Welcome to this week’s PLM TBT blog. Continuing our guest blog series, here’s another one from Paul Peck that is still relevant today and garnered a high number of clicks and shares when it was published back in 2012.
I think a lot about time. It's, incessant, unstoppable and irreversible. It's integral to the measurement of distance, whether it's the ping of sonar, the blip of radar, or the clocking of GPS data. And it's often the denominator in measures of performance, be it the 40-yard dash or the quarterly accounting period. I measure things with time every chance I get, because it is such a universal benchmark. There's no English time vs. Metric time, and no Euro time vs. Dollar time. And everybody knows the meaning of second, minutes, hours, days, weeks, etc.
At the recent Indianapolis 500, I sat in Turn 1 with a stopwatch hung around my neck, and watched an interesting element of the greatest spectacle in motor racing. Coming at us was an anachronistic squadron of warplanes, 2 P-51s, an F-16 and a Warthog. I couldn't help but wonder how they timed the exact moment of the fly-over to the final stanza of the Star-Spangled Banner. As the planes roared (and rumbled) over the speedway, I noticed the sign on top of the jumbotron - "Official Timekeeper: TAG Heuer". At that moment, I was reminded of the role Swiss timekeepers played in mass production and the imperative of product data management brought about by an industrial revolution that started over a century ago.
Long before there was a Silicon Valley in California, there was Watch Valley in Switzerland. Central Europe had advanced metallurgy, mechanical engineering and manufacturing technology to the point that the world's first pocket watch, the "Nuremberg egg", had become a popular jewelry fashion statement as well as an instrument of timekeeping. Swiss craftsmen flourished in the watchmaking trade because it suited their need to be productive with indoor activities when they were snowed-in during the Alpine winters. Demand for watches was increasing dramatically, but the craft-mode production techniques were not keeping up.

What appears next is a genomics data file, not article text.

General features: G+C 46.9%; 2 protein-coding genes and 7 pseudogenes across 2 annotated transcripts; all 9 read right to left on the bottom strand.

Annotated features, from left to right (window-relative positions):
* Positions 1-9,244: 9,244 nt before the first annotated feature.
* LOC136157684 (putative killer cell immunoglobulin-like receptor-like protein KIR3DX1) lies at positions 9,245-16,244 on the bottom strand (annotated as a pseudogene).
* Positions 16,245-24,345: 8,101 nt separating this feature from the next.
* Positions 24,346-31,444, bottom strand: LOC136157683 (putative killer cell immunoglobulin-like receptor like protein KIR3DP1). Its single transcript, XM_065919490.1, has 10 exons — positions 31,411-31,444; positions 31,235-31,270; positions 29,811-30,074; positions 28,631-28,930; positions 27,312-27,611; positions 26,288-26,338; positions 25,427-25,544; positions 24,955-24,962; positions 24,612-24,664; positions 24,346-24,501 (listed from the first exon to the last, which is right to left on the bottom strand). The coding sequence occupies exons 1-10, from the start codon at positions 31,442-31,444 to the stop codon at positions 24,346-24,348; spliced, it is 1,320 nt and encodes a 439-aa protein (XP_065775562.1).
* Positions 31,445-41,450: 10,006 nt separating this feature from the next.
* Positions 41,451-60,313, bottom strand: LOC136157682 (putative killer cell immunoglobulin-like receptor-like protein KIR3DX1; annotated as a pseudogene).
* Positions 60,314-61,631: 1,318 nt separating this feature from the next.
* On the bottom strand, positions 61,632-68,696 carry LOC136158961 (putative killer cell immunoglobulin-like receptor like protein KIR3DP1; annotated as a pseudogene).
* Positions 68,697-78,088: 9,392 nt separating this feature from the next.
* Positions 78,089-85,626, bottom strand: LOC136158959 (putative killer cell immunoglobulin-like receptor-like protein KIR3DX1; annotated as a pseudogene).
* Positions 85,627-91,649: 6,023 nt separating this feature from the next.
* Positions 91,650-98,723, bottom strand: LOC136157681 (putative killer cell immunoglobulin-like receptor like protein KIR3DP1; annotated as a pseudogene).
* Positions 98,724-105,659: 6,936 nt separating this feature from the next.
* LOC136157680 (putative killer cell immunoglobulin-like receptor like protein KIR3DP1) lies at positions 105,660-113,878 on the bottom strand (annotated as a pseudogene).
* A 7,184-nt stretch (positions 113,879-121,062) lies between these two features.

Around the period chronograph watches were introduced by the likes of Heuer, there was a new approach to the manufacturing industry in which "interchangeable parts" were introduced, especially in the making of firearms. The watchmakers adopted this principle for their products too, realizing that it was key to mass production. With interchangeable parts made to a precise specification, the watchmakers could maintain quality, engage sub-suppliers, allow for best-of-breed specialization, and ramp-up production. Documentation became paramount, and tolerances really mattered. With detailed and unambiguous design specifications, the various pieces of a watch movement, from escapement wheel to winding wheel, from hairspring to mainspring, could be outsourced to a plethora of craftsmen scattered across the Swiss countryside. The entirety of Switzerland became noted as masters of precision, and as we all know, the root of precision is in the specifications.
Nature drove the release control cycle. In the Autumn, the various watchmakers would come to a place like La Chaux-de-Fonds to get their finalized drawings and specifications, and then return to their various villages and towns for a long and hopefully productive winter, during which time the design was frozen. After the thaw in the Spring, they would meet in Geneva and submit their components to the final assembly process at the now famous Geneva watch show. The designer/brand-owner with the best specs and tolerances had the best opportunity to achieve the highly desirable "Chronometer" certification, indicating that they were the world's best devices for the measurement of time.
Which brings us back to timekeeping in general. Indy cars race against time… and so do companies. Competing on the time domain is like playing on a level playing field. Everybody has the same amount of time. But with effective comprehensive Product Data Management and related Product Lifecycle Management, some companies do better with their time allotment than others. They consume less development resources, have more predictability, and can take more market share. Be one of those companies - improve the collaboration process, promote design re-use, and shorten development cycles to accelerate product launch and gain market share. Eliminate the physical meeting config control board "signing party" and replace it with the virtual CCB. Prepare to design anywhere - build anywhere. Use time to your advantage. You can't buy more time - so use it effectively to optimize your development process, clarify your communications with production, put discipline into your product plans, and help your company run like a Swiss Watch.